I was delighted to see Denver Channel 7's May 10 piece about The Natural Funeral, an end-of-life education and natural funerary care center expected to open in Lafayette later this year. As the first venture of its kind in Colorado, The Natural Funeral offers a bright, welcoming atmosphere to provide grieving families with a greener personal death care option. This holistic death care center will make a real difference in helping grieving families as well as healing the planet.
While the new facility is a huge step in the right direction, there is one significant piece missing: There are currently no established "green" cemeteries in Boulder County. It is legal to bury people on your own land here, but the county has no designated natural burial cemeteries available for persons wishing to dispose of their bodies in an environmentally sustainable manner.
Each year, along with the bodies of the deceased, our country buries enough metal to build the Golden Gate Bridge, enough wood to build more than 3,500 homes, and enough carcinogenic embalming fluid to fill eight Olympic-sized swimming pools (Mark Harris, "Grave Matters," 2007). While "greener" than traditional burial, cremation still pumps more than 23 million pounds of carbon dioxide and toxins into the atmosphere. For the sake of future generations, we must take steps to ensure that death and funerary rituals promote regeneration rather than degradation.
Green cemeteries are natural areas where unembalmed bodies are buried in simple shrouds or biodegradable caskets, minus unnecessary burial vaults and upright headstones. It is how many of our ancestors were buried for centuries. Besides offering a less-toxic and comparatively inexpensive alternative to traditional funerary practices, green cemeteries also help nourish, protect, and sustain natural ecosystems. Often called natural burial grounds, green cemeteries embrace the body's return to the earth in a true "dust to dust" manner. Rather than the traditional "six feet under," the deceased are laid to rest in hand-dug, 3- to 4-foot-deep holes that accelerate decomposition. Soil microorganisms and bacteria immediately begin their composting work, providing nutrients for new life. This is what nature intended — that our bodies replenish the earth, not taint it.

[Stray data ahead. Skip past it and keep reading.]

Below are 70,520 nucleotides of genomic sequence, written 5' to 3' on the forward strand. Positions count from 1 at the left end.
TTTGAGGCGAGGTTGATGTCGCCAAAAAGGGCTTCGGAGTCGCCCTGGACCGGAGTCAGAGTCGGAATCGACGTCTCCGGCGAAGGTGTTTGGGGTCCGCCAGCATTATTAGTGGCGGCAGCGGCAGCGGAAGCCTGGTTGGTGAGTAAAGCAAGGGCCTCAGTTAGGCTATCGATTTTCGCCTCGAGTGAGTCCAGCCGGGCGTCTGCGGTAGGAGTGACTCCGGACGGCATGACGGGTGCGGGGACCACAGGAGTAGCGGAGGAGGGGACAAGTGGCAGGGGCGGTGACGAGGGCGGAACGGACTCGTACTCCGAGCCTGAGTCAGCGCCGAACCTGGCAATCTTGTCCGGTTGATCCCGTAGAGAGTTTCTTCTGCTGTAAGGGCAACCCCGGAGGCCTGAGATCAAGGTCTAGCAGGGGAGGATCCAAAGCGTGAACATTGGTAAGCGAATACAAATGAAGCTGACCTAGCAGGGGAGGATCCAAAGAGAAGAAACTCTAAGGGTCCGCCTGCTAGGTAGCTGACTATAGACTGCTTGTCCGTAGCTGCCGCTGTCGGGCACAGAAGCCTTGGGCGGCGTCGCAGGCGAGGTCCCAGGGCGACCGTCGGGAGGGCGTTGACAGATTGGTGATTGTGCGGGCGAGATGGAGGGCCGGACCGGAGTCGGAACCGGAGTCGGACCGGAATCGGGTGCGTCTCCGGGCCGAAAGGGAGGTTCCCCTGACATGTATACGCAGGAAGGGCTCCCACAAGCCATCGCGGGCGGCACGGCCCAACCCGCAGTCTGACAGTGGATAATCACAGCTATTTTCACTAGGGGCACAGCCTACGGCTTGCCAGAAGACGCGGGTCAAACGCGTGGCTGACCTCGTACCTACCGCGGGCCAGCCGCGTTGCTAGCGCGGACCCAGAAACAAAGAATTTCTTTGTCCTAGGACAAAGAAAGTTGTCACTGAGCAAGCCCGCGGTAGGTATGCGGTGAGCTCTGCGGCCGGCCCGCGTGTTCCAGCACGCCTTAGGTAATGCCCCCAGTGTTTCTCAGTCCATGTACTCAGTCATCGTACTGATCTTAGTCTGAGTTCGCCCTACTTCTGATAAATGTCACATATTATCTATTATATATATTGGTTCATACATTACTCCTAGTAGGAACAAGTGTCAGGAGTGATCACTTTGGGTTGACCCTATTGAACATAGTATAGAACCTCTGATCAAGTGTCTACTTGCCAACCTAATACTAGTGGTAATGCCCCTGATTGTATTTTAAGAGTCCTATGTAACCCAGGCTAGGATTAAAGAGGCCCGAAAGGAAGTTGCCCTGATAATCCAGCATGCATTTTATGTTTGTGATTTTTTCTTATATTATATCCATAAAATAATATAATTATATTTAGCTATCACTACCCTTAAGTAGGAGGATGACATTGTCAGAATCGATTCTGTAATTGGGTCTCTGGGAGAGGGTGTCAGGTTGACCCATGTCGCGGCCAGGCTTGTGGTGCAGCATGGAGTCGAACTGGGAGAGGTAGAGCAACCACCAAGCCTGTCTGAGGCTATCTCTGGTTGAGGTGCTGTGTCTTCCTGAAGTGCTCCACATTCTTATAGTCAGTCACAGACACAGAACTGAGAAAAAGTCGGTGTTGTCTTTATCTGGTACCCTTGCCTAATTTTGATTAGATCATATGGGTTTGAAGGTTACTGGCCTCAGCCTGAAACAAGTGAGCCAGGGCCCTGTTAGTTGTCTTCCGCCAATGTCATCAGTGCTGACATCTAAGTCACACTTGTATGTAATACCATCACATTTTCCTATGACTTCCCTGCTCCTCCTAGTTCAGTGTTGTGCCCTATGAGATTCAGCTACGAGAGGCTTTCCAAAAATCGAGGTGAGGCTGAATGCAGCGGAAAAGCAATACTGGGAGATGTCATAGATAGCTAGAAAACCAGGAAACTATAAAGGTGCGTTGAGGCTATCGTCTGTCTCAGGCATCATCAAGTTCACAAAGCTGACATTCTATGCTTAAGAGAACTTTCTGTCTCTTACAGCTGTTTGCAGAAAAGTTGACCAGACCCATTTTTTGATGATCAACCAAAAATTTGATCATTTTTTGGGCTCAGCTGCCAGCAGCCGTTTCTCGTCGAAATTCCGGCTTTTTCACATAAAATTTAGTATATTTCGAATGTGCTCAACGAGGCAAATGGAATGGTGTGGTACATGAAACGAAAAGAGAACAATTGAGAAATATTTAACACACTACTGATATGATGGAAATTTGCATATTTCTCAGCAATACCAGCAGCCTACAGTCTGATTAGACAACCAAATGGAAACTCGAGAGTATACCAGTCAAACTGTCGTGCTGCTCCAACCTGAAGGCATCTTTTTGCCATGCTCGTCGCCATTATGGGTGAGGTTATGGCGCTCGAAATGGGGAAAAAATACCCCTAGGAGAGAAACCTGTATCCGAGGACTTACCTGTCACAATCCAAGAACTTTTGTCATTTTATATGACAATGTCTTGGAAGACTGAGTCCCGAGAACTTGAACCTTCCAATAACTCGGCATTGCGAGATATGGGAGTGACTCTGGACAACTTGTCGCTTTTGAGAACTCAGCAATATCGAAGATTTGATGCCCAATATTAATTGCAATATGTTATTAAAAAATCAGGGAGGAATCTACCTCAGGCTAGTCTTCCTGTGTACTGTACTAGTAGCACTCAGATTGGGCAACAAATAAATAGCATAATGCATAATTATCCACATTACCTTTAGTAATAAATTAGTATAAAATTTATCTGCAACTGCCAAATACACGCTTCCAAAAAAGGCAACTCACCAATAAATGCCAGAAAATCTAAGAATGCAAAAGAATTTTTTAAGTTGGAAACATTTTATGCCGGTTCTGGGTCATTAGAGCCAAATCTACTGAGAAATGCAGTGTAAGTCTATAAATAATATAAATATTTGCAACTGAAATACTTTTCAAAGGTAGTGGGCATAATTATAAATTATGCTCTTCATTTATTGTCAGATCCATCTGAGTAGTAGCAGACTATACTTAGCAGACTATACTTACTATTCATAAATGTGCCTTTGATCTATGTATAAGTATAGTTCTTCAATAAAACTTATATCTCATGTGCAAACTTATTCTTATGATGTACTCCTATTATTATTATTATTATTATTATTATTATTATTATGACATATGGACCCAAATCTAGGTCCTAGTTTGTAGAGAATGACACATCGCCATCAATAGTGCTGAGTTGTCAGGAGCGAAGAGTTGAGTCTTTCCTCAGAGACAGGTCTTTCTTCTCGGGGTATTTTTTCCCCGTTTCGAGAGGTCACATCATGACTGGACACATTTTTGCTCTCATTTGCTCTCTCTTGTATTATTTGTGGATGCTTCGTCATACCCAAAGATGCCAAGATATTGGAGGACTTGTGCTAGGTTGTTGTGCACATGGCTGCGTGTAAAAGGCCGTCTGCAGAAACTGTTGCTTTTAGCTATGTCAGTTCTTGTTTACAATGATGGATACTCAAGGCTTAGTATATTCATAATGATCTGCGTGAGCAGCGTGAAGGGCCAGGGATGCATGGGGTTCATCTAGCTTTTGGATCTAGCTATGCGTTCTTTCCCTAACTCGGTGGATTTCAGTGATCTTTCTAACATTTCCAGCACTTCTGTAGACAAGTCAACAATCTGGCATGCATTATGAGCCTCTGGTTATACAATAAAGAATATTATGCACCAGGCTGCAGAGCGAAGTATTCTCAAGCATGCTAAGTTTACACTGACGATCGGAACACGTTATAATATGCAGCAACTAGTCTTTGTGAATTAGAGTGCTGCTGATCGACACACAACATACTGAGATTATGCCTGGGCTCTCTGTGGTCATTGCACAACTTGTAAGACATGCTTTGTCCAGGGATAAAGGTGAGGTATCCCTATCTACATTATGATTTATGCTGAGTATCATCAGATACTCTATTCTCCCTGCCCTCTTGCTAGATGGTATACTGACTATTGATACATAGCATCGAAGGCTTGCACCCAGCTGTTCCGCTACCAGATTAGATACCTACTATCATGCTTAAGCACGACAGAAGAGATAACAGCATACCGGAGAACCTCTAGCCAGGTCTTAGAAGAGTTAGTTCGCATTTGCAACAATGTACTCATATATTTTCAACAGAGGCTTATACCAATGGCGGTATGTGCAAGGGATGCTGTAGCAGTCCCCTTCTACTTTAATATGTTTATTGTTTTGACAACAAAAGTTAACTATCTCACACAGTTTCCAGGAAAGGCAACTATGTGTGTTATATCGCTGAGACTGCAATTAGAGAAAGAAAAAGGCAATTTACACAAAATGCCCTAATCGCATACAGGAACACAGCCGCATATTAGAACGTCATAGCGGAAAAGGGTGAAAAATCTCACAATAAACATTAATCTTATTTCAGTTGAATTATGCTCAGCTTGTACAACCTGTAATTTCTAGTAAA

Since 1997, approximately 100 green burial cemeteries have opened in the United States. Many are also beneficial nature preserves that actively promote a strong land conservation ethic. Green cemeteries not only preserve land from development, but also help restore it. They support and expand ecosystems and wildlife corridors. They are not disease vectors. And unlike conventional cemeteries, they require very little maintenance — mowing is infrequent or unnecessary, and vegetation is limited to native plants adapted to the local environment. Plots are usually less expensive, and sales can help finance land preservation, stewardship, and conservation. There are other, less-tangible benefits as well. Grieving families and friends are often able to participate in such hands-on burial tasks as transporting the body, decorating the coffin, or even shoveling dirt. These final acts of love can be powerful and very healing.
Establishing a green cemetery in Boulder County will not only reduce our final carbon footprint, but will also help to nourish, protect, and sustain natural ecosystems. Our community benefits by preserving acreage for passive recreation and land buffers, wildlife remains undisturbed, and our carbon footprint is reduced. The 2017 opening of The Natural Funeral is a marvelous first step, but now it is critical to find a suitable location for a natural cemetery to complete the cycle of dust to dust. The nonprofit group Green Burial Boulder County is actively seeking available public/private land, donations, and/or a benefactor to help launch this important project. Please contact us at greenburialbouldercounty.org if you can help. It is literally a matter of life and death.
Mary Reilly-McNellan is a Boulder County resident and green burial advocate. She retired in 2016 after 17 years as preservation manager of Boulder's historic Columbia Cemetery.